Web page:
Campbell River ice rink first in B.C. to switch from ammonia to CO2 refrigeration
After the tragedy in Fernie, B.C., the Campbell River community started looking for safer solutions
A community on Vancouver Island is set to be the first ice rink in B.C. to make the switch from using ammonia to a carbon dioxide system.
After three workers died in a Fernie, B.C., ice rink due to an ammonia leak last year, Campbell River's Strathcona Regional District says it started searching for a safer solution.
The Strathcona Gardens Recreation Complex has two rinks which will both be converted to utilize the CO2 refrigeration technology, according to Gavin Hamblin, the manager of arenas and facility operations.
The district was given a provincial grant of $4.6 million for an energy recovery project at the facility.
"We're able to look at options to do a holistic approach … and CO2 is something that will enable us to do that, capture as much energy as possible from both the ice plants and use it in other areas of the facility," Hamblin told On The Island's Gregor Craigie.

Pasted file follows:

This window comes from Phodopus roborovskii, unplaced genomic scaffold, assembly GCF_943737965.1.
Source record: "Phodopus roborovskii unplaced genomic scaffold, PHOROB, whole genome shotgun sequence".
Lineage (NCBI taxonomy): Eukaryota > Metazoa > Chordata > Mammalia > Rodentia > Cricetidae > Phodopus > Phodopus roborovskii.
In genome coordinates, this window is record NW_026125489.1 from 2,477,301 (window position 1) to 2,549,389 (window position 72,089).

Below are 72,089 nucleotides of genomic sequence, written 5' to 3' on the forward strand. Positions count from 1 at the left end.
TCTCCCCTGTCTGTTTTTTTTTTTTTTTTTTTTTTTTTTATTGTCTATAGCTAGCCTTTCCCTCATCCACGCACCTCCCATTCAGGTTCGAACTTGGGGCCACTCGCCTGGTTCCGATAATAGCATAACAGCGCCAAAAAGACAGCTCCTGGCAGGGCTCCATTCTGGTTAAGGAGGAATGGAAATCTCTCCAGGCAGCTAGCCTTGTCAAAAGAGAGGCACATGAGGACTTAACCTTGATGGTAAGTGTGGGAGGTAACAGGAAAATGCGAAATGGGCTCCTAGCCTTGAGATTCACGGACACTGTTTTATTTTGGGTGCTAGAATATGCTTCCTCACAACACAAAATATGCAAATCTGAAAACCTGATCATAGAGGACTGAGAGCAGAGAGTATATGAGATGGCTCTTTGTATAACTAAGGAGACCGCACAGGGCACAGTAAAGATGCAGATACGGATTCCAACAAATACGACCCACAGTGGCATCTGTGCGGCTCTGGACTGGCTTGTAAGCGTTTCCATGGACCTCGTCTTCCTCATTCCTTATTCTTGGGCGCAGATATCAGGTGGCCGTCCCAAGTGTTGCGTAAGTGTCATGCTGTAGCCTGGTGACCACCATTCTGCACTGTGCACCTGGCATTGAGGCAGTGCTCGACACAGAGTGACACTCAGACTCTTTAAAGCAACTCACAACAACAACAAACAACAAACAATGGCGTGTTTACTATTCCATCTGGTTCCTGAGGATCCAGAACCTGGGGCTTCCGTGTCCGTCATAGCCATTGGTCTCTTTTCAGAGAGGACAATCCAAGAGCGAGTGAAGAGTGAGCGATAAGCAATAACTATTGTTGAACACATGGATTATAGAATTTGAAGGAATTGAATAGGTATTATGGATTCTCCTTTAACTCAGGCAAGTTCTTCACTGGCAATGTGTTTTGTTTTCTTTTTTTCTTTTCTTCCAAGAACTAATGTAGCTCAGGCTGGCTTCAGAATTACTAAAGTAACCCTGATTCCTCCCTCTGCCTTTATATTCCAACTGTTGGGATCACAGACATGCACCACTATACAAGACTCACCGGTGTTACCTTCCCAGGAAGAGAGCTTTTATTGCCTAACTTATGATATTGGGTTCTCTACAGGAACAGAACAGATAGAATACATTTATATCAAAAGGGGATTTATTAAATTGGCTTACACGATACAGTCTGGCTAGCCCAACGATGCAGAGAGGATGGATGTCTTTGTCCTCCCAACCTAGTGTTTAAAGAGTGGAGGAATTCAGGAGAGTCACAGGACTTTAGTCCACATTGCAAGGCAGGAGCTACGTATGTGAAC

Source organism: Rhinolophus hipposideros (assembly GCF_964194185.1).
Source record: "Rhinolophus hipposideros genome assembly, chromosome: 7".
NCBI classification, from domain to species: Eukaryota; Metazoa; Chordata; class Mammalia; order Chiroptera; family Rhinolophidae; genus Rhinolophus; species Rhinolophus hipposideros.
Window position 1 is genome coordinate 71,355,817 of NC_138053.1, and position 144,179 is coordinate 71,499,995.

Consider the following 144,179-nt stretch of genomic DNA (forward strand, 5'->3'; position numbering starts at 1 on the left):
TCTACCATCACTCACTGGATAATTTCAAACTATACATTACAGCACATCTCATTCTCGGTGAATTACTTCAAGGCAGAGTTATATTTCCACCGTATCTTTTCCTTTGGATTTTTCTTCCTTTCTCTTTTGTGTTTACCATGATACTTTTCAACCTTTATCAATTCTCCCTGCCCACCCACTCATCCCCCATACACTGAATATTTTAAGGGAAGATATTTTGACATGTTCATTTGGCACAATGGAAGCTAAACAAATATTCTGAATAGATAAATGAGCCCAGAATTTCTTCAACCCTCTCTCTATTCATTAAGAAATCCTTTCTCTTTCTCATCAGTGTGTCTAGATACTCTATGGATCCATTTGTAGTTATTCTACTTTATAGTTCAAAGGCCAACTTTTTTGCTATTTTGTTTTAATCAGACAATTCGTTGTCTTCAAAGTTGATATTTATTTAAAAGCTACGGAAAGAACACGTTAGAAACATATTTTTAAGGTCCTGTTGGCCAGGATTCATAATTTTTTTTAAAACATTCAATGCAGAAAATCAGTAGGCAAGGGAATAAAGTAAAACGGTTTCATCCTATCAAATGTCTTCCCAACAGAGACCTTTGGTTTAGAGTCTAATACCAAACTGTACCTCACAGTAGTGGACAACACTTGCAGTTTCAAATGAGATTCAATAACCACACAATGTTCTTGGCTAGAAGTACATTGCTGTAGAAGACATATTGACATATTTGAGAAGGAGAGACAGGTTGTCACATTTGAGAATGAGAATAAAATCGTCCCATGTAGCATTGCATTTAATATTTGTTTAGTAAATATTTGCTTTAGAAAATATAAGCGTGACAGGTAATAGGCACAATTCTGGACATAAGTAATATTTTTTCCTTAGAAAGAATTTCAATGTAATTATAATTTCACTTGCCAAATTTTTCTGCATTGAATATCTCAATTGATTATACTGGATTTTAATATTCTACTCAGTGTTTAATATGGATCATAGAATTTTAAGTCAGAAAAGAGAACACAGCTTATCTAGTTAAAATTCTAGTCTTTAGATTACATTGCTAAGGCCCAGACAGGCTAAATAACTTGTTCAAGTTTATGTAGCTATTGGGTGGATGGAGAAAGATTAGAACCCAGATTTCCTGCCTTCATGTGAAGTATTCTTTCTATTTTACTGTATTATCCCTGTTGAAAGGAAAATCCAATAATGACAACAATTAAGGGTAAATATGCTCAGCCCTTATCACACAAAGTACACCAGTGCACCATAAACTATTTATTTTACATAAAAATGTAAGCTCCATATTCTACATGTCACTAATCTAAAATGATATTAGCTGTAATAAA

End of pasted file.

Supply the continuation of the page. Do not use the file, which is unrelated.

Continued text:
He said this system will be much safer because while ammonia gas is poisonous and fast acting, CO2 is classified as an asphyxiant and is only harmful in high concentrations.
Rinks in Ontario and Quebec currently use CO2 and Hamblin said Alberta and the Yukon are in the process of converting some of their facilities.
The system is being designed and engineered, and he expects the pre-fabricated parts to arrive for installation by the annual spring-summer rink closure.
With files from On The Island
To hear the full interview listen to media below: